Detroit Mayor Mike Duggan’s administration and Oakland County officials last week teamed with such influential leaders as Bishop Edgar Vann II of Second Ebenezer Church in Detroit, Bishop Charles Ellis III of Greater Grace Temple in Detroit and the Rev. John Tolbert of Trinity Missionary Baptist Church in Pontiac to include census information in more than 58,000 food commodity boxes that were distributed from churches to indigent metro Detroit residents.
Virtual Census Sundays are also taking place within many religious communities. Census Sunday allows for those in the congregation to complete the census for their household and pass along any census-related information to friends and family who may not be able to attend services. That push will accelerate as more clergy determine it’s safe to reopen houses of worship and resume public gatherings in compliance with orders by state and local officials.
In addition, members of the Catholic community have sent out fliers and booklets statewide with information regarding the census, reaching over 40,000 Michigan households, according to Michigan Catholic Conference (MCC) President and CEO Paul A. Long, who serves as a member of Gov. Whitmer’s 2020 Complete Count Committee that is helping coordinate the “Be Counted” campaign.
“Unfortunately, research has found that too many people – including young children, those experiencing homelessness or poverty and those in densely populated urban areas – are typically undercounted,” Long said. “So, we are hard at work identifying barriers to census participation and developing potential solutions.”
MCC created a census awareness website with free resources for church bulletins and social media graphics for parishes to use, at www.micatholic.org/2020Census/. The MCC resources were also made available in Spanish. A few more examples of actions Long cited that religious leaders are employing to boost census turnout include addressing community misconceptions, sharing information about census confidentiality protections, providing internet access or in-person visits to those who need it while maintaining safe social distancing and offering translators or materials in different languages.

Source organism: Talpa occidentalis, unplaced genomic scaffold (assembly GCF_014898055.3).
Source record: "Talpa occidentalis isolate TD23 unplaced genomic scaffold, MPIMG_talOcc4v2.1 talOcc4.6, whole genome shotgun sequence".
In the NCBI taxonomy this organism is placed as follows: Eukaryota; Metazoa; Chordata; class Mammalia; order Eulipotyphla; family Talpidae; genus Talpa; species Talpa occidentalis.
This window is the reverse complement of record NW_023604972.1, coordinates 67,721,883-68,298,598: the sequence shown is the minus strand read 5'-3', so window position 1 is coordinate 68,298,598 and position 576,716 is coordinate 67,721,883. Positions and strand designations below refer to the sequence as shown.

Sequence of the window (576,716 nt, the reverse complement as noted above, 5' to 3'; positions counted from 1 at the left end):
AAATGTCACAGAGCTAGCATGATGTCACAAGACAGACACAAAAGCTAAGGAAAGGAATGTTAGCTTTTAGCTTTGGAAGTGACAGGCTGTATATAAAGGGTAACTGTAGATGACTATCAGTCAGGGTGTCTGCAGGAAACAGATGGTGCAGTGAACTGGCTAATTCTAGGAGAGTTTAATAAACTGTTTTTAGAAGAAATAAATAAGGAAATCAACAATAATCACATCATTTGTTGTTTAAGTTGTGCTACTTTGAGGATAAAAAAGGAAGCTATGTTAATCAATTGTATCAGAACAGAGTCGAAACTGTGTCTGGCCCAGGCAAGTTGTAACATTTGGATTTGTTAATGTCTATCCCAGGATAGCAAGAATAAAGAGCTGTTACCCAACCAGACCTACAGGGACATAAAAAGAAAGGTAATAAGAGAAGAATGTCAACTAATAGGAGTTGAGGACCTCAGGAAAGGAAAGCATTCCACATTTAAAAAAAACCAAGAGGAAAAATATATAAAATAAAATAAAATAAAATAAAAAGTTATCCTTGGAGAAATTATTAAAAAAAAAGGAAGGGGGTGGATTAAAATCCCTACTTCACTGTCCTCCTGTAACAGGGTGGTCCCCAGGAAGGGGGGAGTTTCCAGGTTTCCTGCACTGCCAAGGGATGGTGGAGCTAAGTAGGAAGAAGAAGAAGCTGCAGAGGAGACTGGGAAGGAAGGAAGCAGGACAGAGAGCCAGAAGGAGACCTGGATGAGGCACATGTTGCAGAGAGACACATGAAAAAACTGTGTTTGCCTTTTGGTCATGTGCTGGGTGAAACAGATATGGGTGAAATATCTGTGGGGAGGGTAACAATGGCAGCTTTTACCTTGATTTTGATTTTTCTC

The “Be Counted” campaign’s Virtual “7 Day” Challenge is another popular event happening in religious communities throughout Michigan, noted Bishop Dennis J. McMurray, Senior Pastor of the Renaissance Church of God in Christ of Grand Rapids. The for-fun challenge requires churches to keep track of how many people in their congregation complete the census during a specified 7-day span, with the winner getting bragging rights.
“Pastors are intentionally engaging one another and have developed accountability partnerships to ensure that the Census 2020 initiative remains active in the pulpit, the pew and the community,” McMurray said. “We all realize that our efforts today will impact quality of life tomorrow.”
The census is more convenient to complete than ever before by mail, by phone and – for the first time – online. The census asks only nine basic questions: name, age, gender, ethnicity, race, number of people in the household, anyone additional in your house as of April 1, if you own or rent your home and phone number.
Statewide, more than 4.3 million Michigan residents are estimated to be hard to count or less likely to complete the 2020 census, as measured by federal data on expected response rates. In 2010, 78% of the state’s population completed the census. On Wednesday, May 27, the U.S. Census Bureau reported 66.8% of Michiganders had completed the census, ranking fourth best in the nation.